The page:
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A photo of various food wasted away in a bin

Save your pennies, make your food last and learn useful tips as part of Stop Food Waste Day

Today (Wednesday 29 April) is Stop Food Waste Day, an international campaign which advocates and raises awareness on the global issue of food waste.

More than 30% of food produced across the world each year is wasted or lost, and 25% of this food could feed almost 800 million undernourished people alone according to the campaign’s website.

In the uncertain times we are currently living in, our weekly food shopping experience has changed. The sight of empty shelves in the supermarket is a weekly reality and now more than ever it is important we take action to buy smartly (as well as safely) but waste less and save money, whilst ensuring there is enough for all through responsible consumption.

Cooking can provide an opportunity to bring order and routine to what may have become unstructured days. Cooking as a family can provide a shared experience and learning tool for children as well as an opportunity to try new meals. A good meal will often bring a sense of pleasure into our lives, supporting our mental wellbeing.

With help from the University’s Sustainability team and resources from Love Food Hate Waste, we’ve put together six top tips for staff and students:

  • Plan your meals each week: Jot down the meals you’d like to eat each week and work out what ingredients you need. To help you, why not print out Loughborough University’s very own food planner designed by our food sustainability experts?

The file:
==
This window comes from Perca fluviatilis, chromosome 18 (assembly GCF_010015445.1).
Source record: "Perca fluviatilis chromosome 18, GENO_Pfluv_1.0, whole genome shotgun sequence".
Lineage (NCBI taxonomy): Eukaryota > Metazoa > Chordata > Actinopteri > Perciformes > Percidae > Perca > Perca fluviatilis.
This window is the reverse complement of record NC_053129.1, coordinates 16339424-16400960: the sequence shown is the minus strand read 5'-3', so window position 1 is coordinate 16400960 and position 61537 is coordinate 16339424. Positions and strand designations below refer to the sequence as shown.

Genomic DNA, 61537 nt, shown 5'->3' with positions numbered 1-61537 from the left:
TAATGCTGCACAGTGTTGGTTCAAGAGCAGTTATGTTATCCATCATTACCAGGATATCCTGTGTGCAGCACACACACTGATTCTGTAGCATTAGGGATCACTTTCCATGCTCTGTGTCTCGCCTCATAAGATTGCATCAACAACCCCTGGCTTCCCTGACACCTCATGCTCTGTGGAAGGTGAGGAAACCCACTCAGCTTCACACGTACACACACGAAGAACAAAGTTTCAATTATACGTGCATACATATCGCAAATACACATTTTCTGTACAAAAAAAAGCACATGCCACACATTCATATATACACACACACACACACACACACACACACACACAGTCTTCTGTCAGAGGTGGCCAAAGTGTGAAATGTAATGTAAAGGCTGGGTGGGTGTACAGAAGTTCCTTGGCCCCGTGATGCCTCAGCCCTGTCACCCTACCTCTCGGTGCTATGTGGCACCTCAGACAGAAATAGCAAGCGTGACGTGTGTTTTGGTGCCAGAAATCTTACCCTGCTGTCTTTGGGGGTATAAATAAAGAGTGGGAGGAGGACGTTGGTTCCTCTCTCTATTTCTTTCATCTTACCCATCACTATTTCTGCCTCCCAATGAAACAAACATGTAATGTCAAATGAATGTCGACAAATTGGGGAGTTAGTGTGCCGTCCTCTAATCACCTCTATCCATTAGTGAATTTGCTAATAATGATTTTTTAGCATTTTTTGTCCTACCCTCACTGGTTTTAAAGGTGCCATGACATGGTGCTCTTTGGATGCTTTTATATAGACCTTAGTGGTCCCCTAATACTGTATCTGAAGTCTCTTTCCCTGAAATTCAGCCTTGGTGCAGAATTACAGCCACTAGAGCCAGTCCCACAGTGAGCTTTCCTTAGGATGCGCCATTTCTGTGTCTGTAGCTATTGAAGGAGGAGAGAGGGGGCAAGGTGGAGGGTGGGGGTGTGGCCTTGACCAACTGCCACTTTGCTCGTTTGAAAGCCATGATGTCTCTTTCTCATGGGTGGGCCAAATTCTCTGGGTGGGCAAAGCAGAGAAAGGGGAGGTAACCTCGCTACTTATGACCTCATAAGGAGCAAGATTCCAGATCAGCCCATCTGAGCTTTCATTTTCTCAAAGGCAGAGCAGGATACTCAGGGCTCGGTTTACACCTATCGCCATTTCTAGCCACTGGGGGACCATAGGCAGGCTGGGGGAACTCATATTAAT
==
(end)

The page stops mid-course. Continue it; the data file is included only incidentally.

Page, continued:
• Consider reserve options: In these uncertain times have an idea for a back-up meal or two in case you can’t get the ingredients you hoped for, or be prepared to substitute or mix and match.
  • Be inspired by new recipes: Revitalise leftovers with creative ideas and recipes. Check out Stop Food Waste Day’s recipe pages or alternatively here are some tips from Good Housekeeping and Bon Appetit.
  • Only buy what you need: Overbuying can often lead to waste and cause you to be more out of pocket, despite how tempting the multi-buy offers may seem.
  • Understand where your food likes to live: Do you like to keep your eggs in or out of the fridge? Love Food Hate Waste has put together a useful A-Z guide of food items and the best way to store them, as well as freezer advice and ways you can use up any produce before it gets wasted.
  • Understand your portions: Sometimes we can miscalculate how much food to make for a meal, which can result in leftovers that are thrown away. Using gadgets such as Love Food hate Waste’s portion calculator can help you learn what the right amount is.

Nik Hunt, Environmental Manager commented: “We have all struggled to find something we normally expect to find on the shelves whether this is eggs, pasta, rice or beans, but we have also, I’m sure, seen the news stories about wasted food. 

“Reducing our food waste should not be a one-day activity though. Research shows that on average we throw away 6.6 million tonnes of household food waste each year in the UK, and almost three-quarters of this is food we could have eaten - the equivalent of about £700 per year for the average family with children.”

This initiative is aligned to Goal 12 – Responsible consumption and production of the United National’s Sustainable Development Goals. More information about the University’s commitment to these goals can be found here.